Archive for September, 2008

What I FEAR.

September 22, 2008

After reading and listening to one too many reports designed to update voters on the state of the Federal bail out for Wall Street, I have come up with the only way to respond right now without losing my mind . . . I would like to suggest that the Congress name the act as follows:

The Financial Equality, Absolution and Remuneration Act of 2008 or “FEAR”.

F is for the small group of dealmakers from the financial sector who will be the beneficiary of this taxpayer largesse (I wish I had known we had this largesse before today).

E is for allowing all “bad debt” to be valued the same regardless of what its real (or original) value was.

A is for our pathethic way of rewarding corporate titans for their past sins.

R is a fancy word for “will pay you back, compensate and reward you for making a lot of money and then wanting more”.

What do you fear the most?


Why community matters.

September 21, 2008

Late yesterday I traveled to my Father’s home town of Patton, Pennsylvania to visit with extended family members and attend Mass officiated by our cousin Bishop David Choby of the Diocese of Nashville, Tennesse. The Mass was a celebration for all members of the Choby Family who where able to attend and a memorial for deceased family members.  The Queen of Peace Parish graciously hosted us in their beautifully renovated sanctuary and welcoming Parish Hall.

During his homily, Bishop Choby emphasized the meaning of family and the community of faith to which we belong.

Across town, other community members were gathering for the traditional Cambria County Homecoming Ceremony and football game.

Today we all returned to our home communities and stepped back into other communities of which we are part.

Community matters because it gives us a sense of purpose, a feeling of belonging, and provides for us a core set of values that guide our daily living and decision-making. Community allows us to live out our values.

Whether in Church or in the football stands, community matters.

Ingredients for an effective leader’s culture: Values, choice and action

September 19, 2008

I have been reading a great book entitled, “Understanding Culture: An Introduction to Anthropological Theory” by Philip Carl Saltzman. In Chapter 3, “Agency in Human Action: Social Process and Transactions”, he summarizes his thoughts with a very powerful concluding sentence.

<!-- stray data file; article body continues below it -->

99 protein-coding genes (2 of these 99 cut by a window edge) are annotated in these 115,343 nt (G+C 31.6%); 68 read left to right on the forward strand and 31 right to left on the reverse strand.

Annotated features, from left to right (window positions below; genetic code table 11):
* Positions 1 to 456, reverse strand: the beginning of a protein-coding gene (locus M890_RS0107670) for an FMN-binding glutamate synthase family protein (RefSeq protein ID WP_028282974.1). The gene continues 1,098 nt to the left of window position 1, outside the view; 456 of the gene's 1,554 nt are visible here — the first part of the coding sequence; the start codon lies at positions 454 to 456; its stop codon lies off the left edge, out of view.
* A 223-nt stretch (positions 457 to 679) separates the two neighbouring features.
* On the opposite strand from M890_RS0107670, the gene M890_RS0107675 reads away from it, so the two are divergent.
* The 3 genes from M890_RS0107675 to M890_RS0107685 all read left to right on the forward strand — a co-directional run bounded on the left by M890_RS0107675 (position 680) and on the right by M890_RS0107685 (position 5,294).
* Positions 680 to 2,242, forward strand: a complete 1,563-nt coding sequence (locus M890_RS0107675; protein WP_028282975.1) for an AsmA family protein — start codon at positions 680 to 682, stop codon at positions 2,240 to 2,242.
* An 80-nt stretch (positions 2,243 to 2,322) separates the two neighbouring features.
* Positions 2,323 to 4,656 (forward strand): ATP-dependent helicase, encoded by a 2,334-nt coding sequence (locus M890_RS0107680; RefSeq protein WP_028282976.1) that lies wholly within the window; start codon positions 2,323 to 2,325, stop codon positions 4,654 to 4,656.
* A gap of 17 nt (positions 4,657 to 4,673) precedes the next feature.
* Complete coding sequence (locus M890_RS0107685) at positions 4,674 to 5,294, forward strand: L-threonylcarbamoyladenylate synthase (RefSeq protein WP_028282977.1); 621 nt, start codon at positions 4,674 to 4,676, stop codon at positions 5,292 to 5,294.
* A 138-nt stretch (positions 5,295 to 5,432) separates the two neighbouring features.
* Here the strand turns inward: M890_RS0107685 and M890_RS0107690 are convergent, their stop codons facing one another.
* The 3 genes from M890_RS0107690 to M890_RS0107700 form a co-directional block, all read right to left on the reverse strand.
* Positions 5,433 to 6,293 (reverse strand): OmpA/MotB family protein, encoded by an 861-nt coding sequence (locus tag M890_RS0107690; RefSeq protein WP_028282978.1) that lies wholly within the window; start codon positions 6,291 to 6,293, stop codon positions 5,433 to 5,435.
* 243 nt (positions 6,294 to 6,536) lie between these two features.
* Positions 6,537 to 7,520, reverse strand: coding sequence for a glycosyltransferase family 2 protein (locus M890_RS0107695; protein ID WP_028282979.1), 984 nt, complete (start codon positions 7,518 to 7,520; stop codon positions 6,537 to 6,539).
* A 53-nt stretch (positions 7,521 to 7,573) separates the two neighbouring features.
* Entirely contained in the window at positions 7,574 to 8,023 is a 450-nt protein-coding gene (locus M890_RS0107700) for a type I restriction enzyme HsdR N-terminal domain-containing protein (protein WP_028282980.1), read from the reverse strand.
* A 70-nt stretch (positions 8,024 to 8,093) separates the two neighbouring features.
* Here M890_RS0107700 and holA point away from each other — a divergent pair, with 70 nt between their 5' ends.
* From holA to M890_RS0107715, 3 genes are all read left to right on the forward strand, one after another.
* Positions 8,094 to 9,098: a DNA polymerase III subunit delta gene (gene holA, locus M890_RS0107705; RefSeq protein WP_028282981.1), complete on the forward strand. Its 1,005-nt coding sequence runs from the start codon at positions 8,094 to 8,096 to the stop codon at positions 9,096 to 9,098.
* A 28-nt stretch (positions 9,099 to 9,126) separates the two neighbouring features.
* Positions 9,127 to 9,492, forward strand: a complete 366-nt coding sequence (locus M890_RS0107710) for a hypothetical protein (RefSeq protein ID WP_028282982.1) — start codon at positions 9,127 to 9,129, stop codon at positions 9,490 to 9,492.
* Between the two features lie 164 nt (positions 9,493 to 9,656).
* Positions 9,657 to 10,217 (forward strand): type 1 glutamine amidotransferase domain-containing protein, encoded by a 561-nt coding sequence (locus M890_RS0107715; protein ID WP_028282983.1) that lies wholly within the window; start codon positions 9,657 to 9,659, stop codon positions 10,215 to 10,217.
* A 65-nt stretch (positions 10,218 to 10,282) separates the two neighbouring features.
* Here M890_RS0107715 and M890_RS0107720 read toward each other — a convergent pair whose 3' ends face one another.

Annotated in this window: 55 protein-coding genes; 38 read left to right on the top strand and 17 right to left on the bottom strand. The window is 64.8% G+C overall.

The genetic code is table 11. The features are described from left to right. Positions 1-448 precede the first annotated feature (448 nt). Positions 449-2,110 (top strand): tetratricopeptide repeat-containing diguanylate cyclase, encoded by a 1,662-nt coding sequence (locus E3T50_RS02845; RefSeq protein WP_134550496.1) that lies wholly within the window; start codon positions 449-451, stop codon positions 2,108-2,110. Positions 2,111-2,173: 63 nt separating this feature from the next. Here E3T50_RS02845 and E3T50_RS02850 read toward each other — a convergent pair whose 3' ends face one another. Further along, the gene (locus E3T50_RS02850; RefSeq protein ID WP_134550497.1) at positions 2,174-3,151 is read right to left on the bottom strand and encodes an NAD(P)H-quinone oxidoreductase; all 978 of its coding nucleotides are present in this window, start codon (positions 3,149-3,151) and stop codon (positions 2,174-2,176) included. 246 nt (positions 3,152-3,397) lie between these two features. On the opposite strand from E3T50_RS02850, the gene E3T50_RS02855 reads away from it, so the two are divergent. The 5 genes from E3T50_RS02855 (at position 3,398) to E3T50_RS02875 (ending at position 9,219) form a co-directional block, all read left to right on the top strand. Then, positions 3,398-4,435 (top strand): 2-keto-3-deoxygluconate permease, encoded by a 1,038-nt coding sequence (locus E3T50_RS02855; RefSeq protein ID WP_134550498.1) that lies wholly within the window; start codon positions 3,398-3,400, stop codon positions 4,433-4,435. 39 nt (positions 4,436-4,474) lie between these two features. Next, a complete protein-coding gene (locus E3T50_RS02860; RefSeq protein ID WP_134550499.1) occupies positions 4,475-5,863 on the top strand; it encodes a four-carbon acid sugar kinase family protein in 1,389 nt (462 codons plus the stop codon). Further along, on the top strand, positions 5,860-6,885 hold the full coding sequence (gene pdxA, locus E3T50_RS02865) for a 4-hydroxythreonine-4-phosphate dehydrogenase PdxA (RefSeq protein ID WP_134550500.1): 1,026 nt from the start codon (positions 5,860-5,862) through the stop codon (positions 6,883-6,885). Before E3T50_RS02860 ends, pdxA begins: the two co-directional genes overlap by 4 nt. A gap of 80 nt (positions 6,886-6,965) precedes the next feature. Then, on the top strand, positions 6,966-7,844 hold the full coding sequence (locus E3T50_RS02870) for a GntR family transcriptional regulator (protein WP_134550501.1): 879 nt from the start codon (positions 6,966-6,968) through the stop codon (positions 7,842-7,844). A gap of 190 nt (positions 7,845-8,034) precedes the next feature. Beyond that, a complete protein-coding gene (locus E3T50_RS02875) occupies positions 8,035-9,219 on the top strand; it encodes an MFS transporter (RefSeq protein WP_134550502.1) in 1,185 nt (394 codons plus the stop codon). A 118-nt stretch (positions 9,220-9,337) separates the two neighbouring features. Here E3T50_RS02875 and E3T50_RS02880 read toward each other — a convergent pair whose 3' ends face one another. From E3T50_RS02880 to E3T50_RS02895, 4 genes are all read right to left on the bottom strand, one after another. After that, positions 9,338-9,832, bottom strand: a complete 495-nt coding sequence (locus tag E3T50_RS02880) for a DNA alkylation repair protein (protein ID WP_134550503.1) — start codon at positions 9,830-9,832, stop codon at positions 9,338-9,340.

“Normative rules and values are transformed or replaced as patterns of choices and transactions shift. In processual theory and analysis, societal institutions and cultural values do not determine human action; rather action generates social institutions and cultural values.”

This statement summarizes and explains why so many of our leaders fail to see themselves as agents of change. I often say when teaching, “Don’t ask how to do something, ask why it hasn’t been done.” Saltzman’s perspective gives us the answer: human action.

What really matters today? IT matters.

September 16, 2008

As I worked in New York City today I realized that many of our leaders think that the bankruptcy of Lehman Brothers is the breaking news of the day. I have news for them . . . what is the breaking news of the day are the myriad of other housing and banking challenges American families are facing as I write this blog entry.

Families in Texas don’t know where their next hot meal is coming from, residents of Northeast Ohio are seeking shelter and electricity in the wake of Sunday’s wind storm, and residents of New York City still have to get up tomorrow morning and go to work whether or not Lehman Brothers is open for business.

I think our leaders need to face the facts: our housing industry is in shambles, our banks are ghosts of what they once were, and thousands of more families became homeless today due to foreclosures, out of control utility and insurance costs, and because our country’s leaders don’t get IT!

That is, whatever IT is to you today!

Reflection time for female leaders.

September 4, 2008

A change of seasons always brings time for reflection. However, in Northeast Ohio, a time for reflection has been thrust prematurely upon us because in the last 30 days we have lost two great leaders: The Honorable Fannie M. Lewis, Councilwoman of Ward 7 – Cleveland, and The Honorable Stephanie Tubbs Jones – U.S. Congresswoman of the 11th District -OH.

As always, reflection brings the opportunity for understanding. Leaders like Ms. Lewis and Ms. Tubbs Jones reinforced three important leadership lessons for me: leaders don’t ask for permission, they just do; leaders build themselves a support circle of fellow leaders, male and female; and, authentic female leaders of our time are most effective when they define leadership on their own terms instead of trying to break through the glass ceiling installed by others.

Being “first” matters, but leading first matters most! I will miss both of you!